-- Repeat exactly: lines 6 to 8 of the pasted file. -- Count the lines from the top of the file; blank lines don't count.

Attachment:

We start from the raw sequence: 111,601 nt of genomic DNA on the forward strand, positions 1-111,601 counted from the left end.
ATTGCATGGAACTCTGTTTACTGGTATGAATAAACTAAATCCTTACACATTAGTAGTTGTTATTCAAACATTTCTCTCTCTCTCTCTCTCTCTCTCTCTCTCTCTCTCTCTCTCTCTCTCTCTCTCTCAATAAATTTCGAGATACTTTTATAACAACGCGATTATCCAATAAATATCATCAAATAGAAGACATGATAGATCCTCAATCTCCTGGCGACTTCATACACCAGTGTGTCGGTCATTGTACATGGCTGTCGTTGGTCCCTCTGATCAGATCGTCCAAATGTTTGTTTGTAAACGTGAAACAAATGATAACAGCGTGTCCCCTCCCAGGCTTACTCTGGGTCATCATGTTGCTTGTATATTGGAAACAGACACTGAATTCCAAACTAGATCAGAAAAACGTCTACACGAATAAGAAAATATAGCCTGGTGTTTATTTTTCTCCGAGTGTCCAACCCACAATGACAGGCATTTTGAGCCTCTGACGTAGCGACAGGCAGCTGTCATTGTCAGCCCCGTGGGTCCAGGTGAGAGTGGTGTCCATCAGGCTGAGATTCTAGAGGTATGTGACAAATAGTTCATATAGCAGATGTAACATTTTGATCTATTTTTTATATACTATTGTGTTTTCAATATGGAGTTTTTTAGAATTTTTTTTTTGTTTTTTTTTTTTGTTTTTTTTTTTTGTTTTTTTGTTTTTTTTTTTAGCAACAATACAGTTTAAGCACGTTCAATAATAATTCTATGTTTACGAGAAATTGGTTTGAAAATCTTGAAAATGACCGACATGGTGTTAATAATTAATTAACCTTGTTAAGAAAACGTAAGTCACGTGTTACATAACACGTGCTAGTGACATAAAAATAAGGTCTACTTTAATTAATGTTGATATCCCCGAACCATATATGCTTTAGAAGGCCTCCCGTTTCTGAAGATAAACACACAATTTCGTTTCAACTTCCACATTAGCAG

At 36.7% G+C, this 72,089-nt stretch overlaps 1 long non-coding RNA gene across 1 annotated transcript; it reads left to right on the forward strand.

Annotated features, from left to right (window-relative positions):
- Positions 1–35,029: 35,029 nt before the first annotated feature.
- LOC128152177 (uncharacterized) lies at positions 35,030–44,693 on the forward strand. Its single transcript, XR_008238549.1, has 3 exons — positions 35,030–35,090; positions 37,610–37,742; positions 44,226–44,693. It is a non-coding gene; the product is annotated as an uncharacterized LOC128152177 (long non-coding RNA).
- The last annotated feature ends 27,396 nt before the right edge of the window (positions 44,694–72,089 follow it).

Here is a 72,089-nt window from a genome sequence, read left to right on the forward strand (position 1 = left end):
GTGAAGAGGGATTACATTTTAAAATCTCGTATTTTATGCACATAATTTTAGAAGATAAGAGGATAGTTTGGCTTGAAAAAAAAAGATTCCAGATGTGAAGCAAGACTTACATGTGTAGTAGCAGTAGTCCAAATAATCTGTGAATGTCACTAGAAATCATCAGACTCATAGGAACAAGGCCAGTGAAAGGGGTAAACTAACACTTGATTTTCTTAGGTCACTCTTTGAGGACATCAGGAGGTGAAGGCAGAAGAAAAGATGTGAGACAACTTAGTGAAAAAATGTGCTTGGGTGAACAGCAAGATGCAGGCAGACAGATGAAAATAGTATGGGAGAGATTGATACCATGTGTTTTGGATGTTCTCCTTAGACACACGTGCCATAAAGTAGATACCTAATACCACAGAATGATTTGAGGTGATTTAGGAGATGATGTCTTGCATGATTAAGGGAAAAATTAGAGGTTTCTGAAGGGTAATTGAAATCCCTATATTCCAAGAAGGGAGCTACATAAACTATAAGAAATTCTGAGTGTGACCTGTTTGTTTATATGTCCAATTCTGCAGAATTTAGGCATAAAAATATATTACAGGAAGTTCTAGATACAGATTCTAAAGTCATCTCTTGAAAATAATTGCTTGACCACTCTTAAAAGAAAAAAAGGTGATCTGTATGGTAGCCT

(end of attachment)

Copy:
- LOC128152177 (uncharacterized) lies at positions 35,030–44,693 on the forward strand. Its single transcript, XR_008238549.1, has 3 exons — positions 35,030–35,090; positions 37,610–37,742; positions 44,226–44,693. It is a non-coding gene; the product is annotated as an uncharacterized LOC128152177 (long non-coding RNA).
- The last annotated feature ends 27,396 nt before the right edge of the window (positions 44,694–72,089 follow it).

Here is a 72,089-nt window from a genome sequence, read left to right on the forward strand (position 1 = left end):